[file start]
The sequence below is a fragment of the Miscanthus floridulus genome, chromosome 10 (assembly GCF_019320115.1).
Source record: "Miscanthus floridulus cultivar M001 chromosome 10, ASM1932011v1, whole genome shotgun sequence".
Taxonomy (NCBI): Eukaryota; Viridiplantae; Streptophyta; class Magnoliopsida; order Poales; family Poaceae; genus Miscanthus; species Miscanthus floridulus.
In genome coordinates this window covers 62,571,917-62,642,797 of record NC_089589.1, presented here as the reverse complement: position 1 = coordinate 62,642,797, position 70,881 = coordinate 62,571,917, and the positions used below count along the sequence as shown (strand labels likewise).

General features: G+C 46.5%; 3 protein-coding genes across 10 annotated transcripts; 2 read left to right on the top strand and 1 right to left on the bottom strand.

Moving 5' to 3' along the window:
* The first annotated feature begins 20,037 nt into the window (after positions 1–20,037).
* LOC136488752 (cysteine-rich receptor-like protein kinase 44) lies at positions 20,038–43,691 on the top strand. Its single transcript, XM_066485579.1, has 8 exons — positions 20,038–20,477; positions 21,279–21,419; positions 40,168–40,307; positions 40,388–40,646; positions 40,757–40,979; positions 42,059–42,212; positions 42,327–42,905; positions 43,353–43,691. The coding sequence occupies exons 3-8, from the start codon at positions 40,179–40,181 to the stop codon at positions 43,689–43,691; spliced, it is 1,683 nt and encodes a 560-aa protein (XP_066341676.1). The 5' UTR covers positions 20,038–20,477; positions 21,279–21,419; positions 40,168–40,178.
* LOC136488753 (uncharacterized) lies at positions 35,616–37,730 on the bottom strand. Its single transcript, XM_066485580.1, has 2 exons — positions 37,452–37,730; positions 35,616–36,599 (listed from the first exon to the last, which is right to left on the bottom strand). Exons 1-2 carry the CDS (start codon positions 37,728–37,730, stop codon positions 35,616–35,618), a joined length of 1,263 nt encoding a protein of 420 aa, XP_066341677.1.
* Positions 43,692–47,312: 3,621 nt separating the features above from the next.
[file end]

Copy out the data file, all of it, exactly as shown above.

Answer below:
The sequence below is a fragment of the Miscanthus floridulus genome, chromosome 10 (assembly GCF_019320115.1).
Source record: "Miscanthus floridulus cultivar M001 chromosome 10, ASM1932011v1, whole genome shotgun sequence".
Taxonomy (NCBI): Eukaryota; Viridiplantae; Streptophyta; class Magnoliopsida; order Poales; family Poaceae; genus Miscanthus; species Miscanthus floridulus.
In genome coordinates this window covers 62,571,917-62,642,797 of record NC_089589.1, presented here as the reverse complement: position 1 = coordinate 62,642,797, position 70,881 = coordinate 62,571,917, and the positions used below count along the sequence as shown (strand labels likewise).

General features: G+C 46.5%; 3 protein-coding genes across 10 annotated transcripts; 2 read left to right on the top strand and 1 right to left on the bottom strand.

Moving 5' to 3' along the window:
* The first annotated feature begins 20,037 nt into the window (after positions 1–20,037).
* LOC136488752 (cysteine-rich receptor-like protein kinase 44) lies at positions 20,038–43,691 on the top strand. Its single transcript, XM_066485579.1, has 8 exons — positions 20,038–20,477; positions 21,279–21,419; positions 40,168–40,307; positions 40,388–40,646; positions 40,757–40,979; positions 42,059–42,212; positions 42,327–42,905; positions 43,353–43,691. The coding sequence occupies exons 3-8, from the start codon at positions 40,179–40,181 to the stop codon at positions 43,689–43,691; spliced, it is 1,683 nt and encodes a 560-aa protein (XP_066341676.1). The 5' UTR covers positions 20,038–20,477; positions 21,279–21,419; positions 40,168–40,178.
* LOC136488753 (uncharacterized) lies at positions 35,616–37,730 on the bottom strand. Its single transcript, XM_066485580.1, has 2 exons — positions 37,452–37,730; positions 35,616–36,599 (listed from the first exon to the last, which is right to left on the bottom strand). Exons 1-2 carry the CDS (start codon positions 37,728–37,730, stop codon positions 35,616–35,618), a joined length of 1,263 nt encoding a protein of 420 aa, XP_066341677.1.
* Positions 43,692–47,312: 3,621 nt separating the features above from the next.